Indonesia29,989
Malaysia21,211

38.2% of people in Sydney speak a language other than English at home with Mandarin (4.7%), Arabic (4.0%), Cantonese (2.9%), Vietnamese (2.1%) and Greek (1.6%) the most widely spoken. [12]

There were 54,746 people of indigenous heritage living in Sydney in 2011. [13] Most immigrants to Sydney between 1840 and 1930 were British, Irish or Chinese. There were significant clusters of people based on nationality or religion throughout the history of Sydney development. In the early 20th century Irish people were centred in Surry Hills, the Scottish in Paddington.

At the 2016 census, Sydney's most common ancestries as a proportion of persons who nominated their ancestry were English (27%), Australian (25%), Chinese (10.8%), Irish (9.2%), Scottish (6.8%), Italian (4.5%) and Indian (4.3%). [14] [15]

Foreign countries of birth with the greatest representation are Mainland China, England, India, New Zealand, Vietnam and the Philippines. [16]

At the 2016 census, there were 2,071,872 people living in Sydney that were born overseas, accounting for 42.9% of the population Sydney, [17] above New York City (36 percent), Paris (25 percent), Berlin (13 percent) and Tokyo (2 percent). Only 33.1% of the population had both parents born in Australia. [18]

Sydney has been a hub of a number of migrant communities, such as the Lebanese, Fijian, Korean and Nepalese. [19] Well over half of Australia's 25,000-strong Nepalese community, [20] for example, is concentrated in Sydney. [21] Seven out of every ten Lebanese migrants in Australia live in Sydney. [19] The Ghanaian community has been noted as being quite visible in Sydney, with the number of Ghanaian churches being unusually large considering the relatively small number of Ghanaians in Australia. [22] Furthermore, the suburb of Fairfield in the Greater Western Sydney area, is an ethnic enclave of Assyrian Christians, [23] where they are the largest ethnic group in the suburb and also in the surrounding areas of Fairfield Heights, Prairiewood and Greenfield Park. [24]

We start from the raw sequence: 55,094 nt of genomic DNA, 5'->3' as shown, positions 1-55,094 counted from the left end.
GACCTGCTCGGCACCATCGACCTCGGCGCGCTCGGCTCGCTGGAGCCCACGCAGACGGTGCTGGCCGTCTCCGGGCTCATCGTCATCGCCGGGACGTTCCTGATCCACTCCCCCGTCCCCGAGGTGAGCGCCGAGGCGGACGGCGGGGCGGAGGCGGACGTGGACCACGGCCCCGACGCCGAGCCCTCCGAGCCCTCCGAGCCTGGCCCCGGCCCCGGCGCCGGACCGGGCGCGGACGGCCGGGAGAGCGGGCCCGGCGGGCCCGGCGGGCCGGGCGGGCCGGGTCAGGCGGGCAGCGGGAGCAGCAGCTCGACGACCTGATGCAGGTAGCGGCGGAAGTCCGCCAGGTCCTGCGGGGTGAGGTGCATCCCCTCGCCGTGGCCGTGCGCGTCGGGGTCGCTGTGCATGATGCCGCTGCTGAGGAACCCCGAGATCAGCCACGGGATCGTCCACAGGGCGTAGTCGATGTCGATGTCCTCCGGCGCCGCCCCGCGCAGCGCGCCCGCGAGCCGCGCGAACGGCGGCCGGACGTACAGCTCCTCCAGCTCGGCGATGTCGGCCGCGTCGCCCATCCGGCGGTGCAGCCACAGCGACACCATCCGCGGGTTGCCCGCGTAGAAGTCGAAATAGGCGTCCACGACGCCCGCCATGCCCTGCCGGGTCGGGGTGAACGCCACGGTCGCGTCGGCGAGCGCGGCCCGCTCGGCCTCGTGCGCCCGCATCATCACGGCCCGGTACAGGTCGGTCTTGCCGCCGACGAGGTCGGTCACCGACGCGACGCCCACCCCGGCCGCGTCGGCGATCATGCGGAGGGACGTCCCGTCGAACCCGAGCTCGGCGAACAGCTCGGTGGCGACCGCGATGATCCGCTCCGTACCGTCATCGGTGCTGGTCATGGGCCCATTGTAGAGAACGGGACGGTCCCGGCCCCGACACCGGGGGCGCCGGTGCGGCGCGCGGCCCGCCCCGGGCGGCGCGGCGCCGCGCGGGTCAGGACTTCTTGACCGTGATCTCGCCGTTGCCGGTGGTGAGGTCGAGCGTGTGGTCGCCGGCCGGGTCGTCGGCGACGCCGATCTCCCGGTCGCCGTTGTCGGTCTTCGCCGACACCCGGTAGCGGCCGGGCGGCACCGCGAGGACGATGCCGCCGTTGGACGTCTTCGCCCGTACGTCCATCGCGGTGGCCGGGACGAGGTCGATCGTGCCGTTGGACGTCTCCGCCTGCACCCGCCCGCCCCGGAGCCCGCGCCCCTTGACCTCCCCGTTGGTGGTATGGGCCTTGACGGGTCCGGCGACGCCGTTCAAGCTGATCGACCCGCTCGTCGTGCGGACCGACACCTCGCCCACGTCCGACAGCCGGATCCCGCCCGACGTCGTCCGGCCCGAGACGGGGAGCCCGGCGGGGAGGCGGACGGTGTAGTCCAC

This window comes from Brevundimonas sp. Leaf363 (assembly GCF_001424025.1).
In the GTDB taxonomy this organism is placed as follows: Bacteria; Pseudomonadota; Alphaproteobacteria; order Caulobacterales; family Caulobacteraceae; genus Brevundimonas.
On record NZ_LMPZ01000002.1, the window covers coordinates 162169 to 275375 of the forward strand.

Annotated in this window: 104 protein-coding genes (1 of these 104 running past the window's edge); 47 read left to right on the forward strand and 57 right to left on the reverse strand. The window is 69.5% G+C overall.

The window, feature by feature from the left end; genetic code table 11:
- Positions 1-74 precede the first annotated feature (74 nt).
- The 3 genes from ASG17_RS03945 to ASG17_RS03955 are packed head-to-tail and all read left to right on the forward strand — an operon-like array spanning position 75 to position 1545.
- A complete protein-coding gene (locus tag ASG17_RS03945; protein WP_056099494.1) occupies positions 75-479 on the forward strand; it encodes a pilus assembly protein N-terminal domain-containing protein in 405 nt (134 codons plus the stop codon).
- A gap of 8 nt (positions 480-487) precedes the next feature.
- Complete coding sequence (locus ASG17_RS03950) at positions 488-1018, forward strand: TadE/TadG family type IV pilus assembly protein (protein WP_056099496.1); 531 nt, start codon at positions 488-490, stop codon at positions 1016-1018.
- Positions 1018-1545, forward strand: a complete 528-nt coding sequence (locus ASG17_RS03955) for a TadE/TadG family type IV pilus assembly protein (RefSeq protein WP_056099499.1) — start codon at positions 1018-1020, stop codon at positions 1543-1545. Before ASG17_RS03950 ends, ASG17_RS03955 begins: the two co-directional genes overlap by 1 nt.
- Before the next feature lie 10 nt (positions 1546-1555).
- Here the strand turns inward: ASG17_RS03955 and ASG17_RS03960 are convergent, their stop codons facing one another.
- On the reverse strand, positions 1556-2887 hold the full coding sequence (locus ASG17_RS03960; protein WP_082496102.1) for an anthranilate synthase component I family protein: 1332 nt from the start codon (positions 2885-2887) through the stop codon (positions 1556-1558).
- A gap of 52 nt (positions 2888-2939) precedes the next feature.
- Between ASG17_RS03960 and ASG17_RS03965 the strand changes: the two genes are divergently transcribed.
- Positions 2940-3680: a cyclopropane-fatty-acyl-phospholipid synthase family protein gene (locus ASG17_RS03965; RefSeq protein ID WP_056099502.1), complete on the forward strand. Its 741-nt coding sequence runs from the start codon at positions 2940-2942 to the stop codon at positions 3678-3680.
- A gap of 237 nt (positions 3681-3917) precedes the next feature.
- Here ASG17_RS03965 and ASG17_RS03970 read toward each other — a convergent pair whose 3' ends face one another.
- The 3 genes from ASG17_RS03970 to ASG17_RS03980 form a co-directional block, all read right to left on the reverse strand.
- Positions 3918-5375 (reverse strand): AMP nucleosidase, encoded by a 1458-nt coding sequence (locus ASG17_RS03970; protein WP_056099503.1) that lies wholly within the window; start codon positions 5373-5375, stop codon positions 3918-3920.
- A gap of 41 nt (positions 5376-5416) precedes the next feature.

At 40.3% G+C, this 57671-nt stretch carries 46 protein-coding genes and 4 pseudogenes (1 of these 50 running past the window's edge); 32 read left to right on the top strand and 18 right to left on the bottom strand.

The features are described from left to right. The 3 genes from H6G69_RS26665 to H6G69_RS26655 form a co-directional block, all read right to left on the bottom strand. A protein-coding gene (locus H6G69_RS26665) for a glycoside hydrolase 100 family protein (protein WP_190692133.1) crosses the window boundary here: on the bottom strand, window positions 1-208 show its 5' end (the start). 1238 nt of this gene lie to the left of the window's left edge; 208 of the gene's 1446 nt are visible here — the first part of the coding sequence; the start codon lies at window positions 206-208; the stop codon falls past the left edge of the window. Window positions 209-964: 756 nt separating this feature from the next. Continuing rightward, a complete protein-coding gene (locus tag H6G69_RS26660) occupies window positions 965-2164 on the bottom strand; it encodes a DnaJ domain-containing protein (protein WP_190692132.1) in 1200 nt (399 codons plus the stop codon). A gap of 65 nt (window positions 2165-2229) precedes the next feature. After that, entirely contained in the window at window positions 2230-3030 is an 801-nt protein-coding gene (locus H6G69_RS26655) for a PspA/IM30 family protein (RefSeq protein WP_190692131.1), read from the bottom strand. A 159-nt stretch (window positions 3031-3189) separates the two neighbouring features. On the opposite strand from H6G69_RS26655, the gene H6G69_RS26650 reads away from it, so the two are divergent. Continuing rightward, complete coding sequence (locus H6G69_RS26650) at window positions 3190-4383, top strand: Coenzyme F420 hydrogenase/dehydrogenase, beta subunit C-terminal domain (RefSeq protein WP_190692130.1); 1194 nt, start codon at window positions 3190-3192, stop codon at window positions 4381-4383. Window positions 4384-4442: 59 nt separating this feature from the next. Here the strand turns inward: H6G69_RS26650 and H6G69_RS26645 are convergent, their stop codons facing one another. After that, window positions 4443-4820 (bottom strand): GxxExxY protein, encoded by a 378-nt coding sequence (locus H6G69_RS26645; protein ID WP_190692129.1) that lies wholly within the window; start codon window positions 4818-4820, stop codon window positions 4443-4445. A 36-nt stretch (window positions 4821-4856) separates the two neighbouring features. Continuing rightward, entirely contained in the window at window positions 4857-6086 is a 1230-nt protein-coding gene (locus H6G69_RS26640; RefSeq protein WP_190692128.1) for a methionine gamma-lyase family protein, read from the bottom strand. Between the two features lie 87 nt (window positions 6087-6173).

Each dot indicates 100 persons born in Britain (dark blue), Greece (light blue), China (red), India (brown), Vietnam (yellow), Philippines (pink), Italy (light green) and Lebanon (dark green). Based on 2006 Census Sydney CoB dots.png
Each dot indicates 100 persons born in Britain (dark blue), Greece (light blue), China (red), India (brown), Vietnam (yellow), Philippines (pink), Italy (light green) and Lebanon (dark green). Based on 2006 Census

The most common languages spoken at home are English (the sole language of 60.8% of the population), Arabic (spoken by 4.4%), Cantonese (3.4%), Mandarin (2.6%), Greek (2.2%) and Vietnamese (2.0%). [25]

Most common ancestries of
Sydney urban area (2016) [26]
Population%
English 1,220,14525.3
Australian 1,133,98523.5
Chinese 487,97610.1
Irish 416,6428.6
Scottish 307,4606.4
Italian 204,1604.2
Indian 194,0184.0
Lebanese 160,3723.3
German 122,9012.5
Greek 117,7142.4
Total population4,823,994

Religion

Monks crossing a street in The Rocks Monks at The Rocks, Sydney.jpg
Monks crossing a street in The Rocks

At the 2006 Census, the most common responses for religion were Catholic (29.2%), Anglican (16.5%), Eastern Orthodox (4.8%) and Islam (4.4%). 14.1% declared no religious affiliation. [25] 10.4% left the question blank, 3.7% were Buddhists, 1.7% were Hindu, 0.9% were Jewish.

The 2011 Census most common responses were Catholic, (28.3%), Anglican (14.7%), Islam (5.3%) and Eastern Orthodox (4.6%). 17.5% declared no religion. [27]

In 2016, the most common responses for religion in Greater Sydney were Catholic 25.1%, No Religion, so described 24.6%, Anglican 12.0%, Not stated 8.8% and Islam 5.3%. [28]

See also